Spicy Harissa Split Pea Soup

olive oil
2 TB chopped garlic
1 1/2 c carrots, diced
1 c mushrooms, sliced (I think I used significantly more than this both times)
2 bay leaves
2 c dried split peas and/or red lentils, rinsed
4 c veg broth
2 TB spicy harissa (MORE!)
1/4 tsp turmeric (optional)
1 TB black pepper
salt to taste
1 c frozen green peas, thawed

1. In a large pot, heat olive oil.  Add garlic, carrots, mushrooms, and bay leaves and and saute for a few minutes.
2. Add in the remaining ingredients (excepting green peas) and bring soup to a boil.
3. Cover, reduce heat, and simmer at very low heat, until the legumes are tender.
4. Puree soup.  Thin with water or stock, if desired.
5. Serve with green peas on top, as well as harissa and an extra drizzle of olive oil.  Serves 6-8.

Tuesday, May 3, 2011

Panang Curry

In a space of a few days, I made a smoky enchilada sauce, some harissa, and this panang curry paste.  Then I realized I could never use all of these spicy red slops in a timely matter, and I relegated the enchilada sauce to the freezer.

This recipe is pretty different from your typical Thai-restaurant red or green curry.  It's milder and sweeter.  I thought it was actually a bit too sweet (there's a whole can of pineapple in it), but the flavors are interesting anyway, especially with the cinnamon, nutmeg, and clove in the curry paste.

In following this recipe from strawberry pepper, the biggest change I made was to use tempeh instead of seitan.  I'm a little sheepish about my aversion to seitan.  Mentally, I know that seitan is a nutritious and barely processed source of protein, but the texture is just too much like tough meat for me to be down with it.  And anyway, tempeh actually probably makes more geographical sense in this dish, given the (general) part of the world from which it comes.

I'm a pretty big fan of this recipe.  Coconut milk adds richness, but it's not overwhelming.  The spices are really interesting, and balanced out by the pineapple (though I thought it was a bit too pineappley).  Tempeh, cashews, and bean sprouts all add interesting textures.  In the recipe below, I erred on the side of not-spicy, since you can always add some cayenne or chili-garlic paste later.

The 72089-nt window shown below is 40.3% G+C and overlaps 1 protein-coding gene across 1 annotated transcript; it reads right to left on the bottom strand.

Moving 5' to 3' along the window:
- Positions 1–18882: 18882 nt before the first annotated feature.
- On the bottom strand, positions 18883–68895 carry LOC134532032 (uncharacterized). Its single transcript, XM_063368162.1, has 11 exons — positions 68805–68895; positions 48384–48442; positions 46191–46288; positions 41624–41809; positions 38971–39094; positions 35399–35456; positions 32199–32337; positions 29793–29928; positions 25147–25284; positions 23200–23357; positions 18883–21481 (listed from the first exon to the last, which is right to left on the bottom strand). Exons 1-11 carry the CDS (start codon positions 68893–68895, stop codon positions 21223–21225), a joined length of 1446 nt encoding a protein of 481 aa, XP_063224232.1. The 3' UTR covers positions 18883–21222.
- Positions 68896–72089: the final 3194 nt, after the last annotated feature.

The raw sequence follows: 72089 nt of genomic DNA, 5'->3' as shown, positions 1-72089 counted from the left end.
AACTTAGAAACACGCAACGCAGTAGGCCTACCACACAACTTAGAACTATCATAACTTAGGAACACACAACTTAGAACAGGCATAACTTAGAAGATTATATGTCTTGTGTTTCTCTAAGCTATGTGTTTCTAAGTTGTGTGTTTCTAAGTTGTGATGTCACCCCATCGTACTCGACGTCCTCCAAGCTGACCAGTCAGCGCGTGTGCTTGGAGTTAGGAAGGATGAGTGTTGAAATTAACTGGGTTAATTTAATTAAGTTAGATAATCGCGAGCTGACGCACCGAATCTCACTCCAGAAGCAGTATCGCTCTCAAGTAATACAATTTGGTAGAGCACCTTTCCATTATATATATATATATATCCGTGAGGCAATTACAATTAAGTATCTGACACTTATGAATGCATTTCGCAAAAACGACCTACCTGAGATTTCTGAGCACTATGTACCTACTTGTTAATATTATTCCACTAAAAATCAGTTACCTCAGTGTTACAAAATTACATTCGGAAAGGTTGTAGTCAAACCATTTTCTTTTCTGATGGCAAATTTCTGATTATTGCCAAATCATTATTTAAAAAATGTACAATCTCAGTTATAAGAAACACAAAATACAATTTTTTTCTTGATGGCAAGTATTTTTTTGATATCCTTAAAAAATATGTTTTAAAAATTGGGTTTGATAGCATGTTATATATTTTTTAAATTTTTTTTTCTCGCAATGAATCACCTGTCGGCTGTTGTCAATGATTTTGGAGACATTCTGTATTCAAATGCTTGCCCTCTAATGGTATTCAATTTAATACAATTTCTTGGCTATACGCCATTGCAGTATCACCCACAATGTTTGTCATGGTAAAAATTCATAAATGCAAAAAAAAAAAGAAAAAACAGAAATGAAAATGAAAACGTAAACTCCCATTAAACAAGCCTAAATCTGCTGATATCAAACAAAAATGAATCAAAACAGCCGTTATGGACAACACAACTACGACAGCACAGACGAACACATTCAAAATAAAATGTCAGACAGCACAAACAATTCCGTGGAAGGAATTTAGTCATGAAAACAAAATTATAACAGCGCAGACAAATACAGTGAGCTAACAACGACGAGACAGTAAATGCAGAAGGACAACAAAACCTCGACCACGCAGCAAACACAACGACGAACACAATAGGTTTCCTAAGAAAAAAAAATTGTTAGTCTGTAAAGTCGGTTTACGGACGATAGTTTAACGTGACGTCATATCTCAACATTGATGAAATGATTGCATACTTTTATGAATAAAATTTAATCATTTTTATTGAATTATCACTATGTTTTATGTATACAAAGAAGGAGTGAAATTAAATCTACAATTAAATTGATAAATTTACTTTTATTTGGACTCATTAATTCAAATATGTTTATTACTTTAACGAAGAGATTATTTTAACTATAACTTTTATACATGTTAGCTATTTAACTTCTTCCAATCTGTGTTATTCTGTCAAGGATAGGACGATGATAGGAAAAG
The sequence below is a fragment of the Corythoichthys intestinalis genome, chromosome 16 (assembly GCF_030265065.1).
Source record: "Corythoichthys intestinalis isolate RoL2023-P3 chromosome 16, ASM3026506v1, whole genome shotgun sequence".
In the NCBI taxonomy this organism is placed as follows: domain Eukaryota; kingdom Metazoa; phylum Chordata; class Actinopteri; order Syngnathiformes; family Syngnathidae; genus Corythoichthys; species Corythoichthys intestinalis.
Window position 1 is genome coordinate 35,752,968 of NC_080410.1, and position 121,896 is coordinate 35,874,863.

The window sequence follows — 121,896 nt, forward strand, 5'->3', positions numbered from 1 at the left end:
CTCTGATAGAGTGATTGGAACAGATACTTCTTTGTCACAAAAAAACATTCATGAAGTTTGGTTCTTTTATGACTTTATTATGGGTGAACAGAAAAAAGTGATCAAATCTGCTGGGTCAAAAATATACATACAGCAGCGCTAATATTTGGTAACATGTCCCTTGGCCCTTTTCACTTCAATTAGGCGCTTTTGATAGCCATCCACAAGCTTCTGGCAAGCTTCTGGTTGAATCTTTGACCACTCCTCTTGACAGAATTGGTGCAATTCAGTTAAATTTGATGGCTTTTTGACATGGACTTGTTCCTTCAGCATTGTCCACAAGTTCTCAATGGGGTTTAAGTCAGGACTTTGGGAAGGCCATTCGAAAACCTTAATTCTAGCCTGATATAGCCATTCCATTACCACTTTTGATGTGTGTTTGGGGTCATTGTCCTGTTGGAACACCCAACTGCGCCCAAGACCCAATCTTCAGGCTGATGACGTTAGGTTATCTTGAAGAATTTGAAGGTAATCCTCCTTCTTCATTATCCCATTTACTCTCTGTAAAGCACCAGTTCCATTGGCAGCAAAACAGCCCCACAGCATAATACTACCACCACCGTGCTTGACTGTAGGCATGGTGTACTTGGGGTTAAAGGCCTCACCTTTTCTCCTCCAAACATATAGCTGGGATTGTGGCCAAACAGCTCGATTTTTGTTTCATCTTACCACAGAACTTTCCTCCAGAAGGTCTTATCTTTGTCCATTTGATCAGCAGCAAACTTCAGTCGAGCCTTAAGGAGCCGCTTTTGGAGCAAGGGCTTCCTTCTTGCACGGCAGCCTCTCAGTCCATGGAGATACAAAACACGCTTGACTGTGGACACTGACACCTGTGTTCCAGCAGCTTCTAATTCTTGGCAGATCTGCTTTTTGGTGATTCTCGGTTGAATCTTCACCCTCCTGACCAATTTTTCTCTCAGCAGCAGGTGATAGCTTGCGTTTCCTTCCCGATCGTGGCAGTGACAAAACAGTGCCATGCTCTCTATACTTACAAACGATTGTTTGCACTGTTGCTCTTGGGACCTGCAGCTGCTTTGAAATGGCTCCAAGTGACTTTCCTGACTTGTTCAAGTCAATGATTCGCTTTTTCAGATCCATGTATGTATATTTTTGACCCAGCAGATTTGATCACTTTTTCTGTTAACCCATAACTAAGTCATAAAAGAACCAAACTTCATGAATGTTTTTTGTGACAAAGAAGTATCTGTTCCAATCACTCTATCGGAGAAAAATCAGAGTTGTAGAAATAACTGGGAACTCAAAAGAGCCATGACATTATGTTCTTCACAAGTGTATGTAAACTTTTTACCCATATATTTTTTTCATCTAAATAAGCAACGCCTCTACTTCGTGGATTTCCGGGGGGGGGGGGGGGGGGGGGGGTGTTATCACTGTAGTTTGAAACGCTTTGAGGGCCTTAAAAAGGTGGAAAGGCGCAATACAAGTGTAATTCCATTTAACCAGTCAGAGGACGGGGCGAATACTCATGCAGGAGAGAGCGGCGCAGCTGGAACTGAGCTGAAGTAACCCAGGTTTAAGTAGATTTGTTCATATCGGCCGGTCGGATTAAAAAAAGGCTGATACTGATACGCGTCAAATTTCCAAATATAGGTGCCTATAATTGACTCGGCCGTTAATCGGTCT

Tempeh and Pineapple Panang Curry
(adapted from strawberry pepper)

1/2 c cashews, unsalted
1 tsp peanut oil
1/2 lb tempeh, cut into bite sized pieces
1 c sliced scallions, extra for garnish (I used onion instead)
2 cs pineapple chunks (or 1 can) (I think this was too much)
1 5 oz. can bamboo shoots
1/4 c panang curry paste + 1 TB more if extra zing is desired (recipe follows)
3/4 c coconut milk
3/4 c vegetable broth (or substitute water)
4 oz. bean sprouts (about 1 c)

1. On a skillet over medium-high heat, dry roast the cashews, about 5 minutes. Set aside.
2. Lower to a medium heat, and add tsp of peanut oil (If using a wok, turn the heat to high, and continue with the same directions). Sauté the tempeh for 5-10 minutes, until browned. Add the scallions/onions and sauté an additional 5 minutes.
3. Add the pineapple and bamboo shoots to the skillet or wok and sauté for 5 minutes.
4. Mix in the curry paste, and stir to coat evenly. Allow this to heat up and roast for a minute so that the flavors come out.
5. Add the coconut milk and vegetable broth (or water) and allow to cook for 10 minutes. Most of the liquid should absorb, and the rest should be thick and creamy.
6. Add the sprouts and roasted cashews, leaving some out to garnish with, if desired. Allow to cook for 3-5 minutes, then remove from heat.
7. Serve with rice and garnished with cashews, sprouts, and sliced scallions.  Serves 4.


This curry paste was easy to make and rather unusual.  Again, as I was making this for the first time, I erred on the side of not-so-spicy.  If I make it again, I'll probably use another chili or two.
Panang Curry Paste

2 medium shallots, quartered (I used 1/4 of a white onion, chopped)
4 cloves garlic, minced
1/4 c tomato paste
1 TB brown miso paste
2 TB soy sauce
1/4 c coconut milk
1 TB lime juice
1 heaping TB lemongrass, sliced
6-10 basil leaves (I might use more than 10 next time)
2-6 red chilies (I used 3 dried red chilies)
1 tsp ground ginger
1 TB paprika
2 TB chili powder (I used about 1 tsp of cayenne)
1 TB coriander
1/2 tsp turmeric
1 TB cumin
1/2 tsp cinnamon
1/4 tsp ground nutmeg
1/4 tsp ground cloves

1. Put all ingredients into food processor and grind until smooth.
2. Refrigerate until ready for use. Will be better the day after making, when flavors have had a chance to meld.  Should last a couple of weeks in the fridge, or freeze for longer storage time.  Makes about 1 cup.

Sunday, May 1, 2011

Potato Kale Enchiladas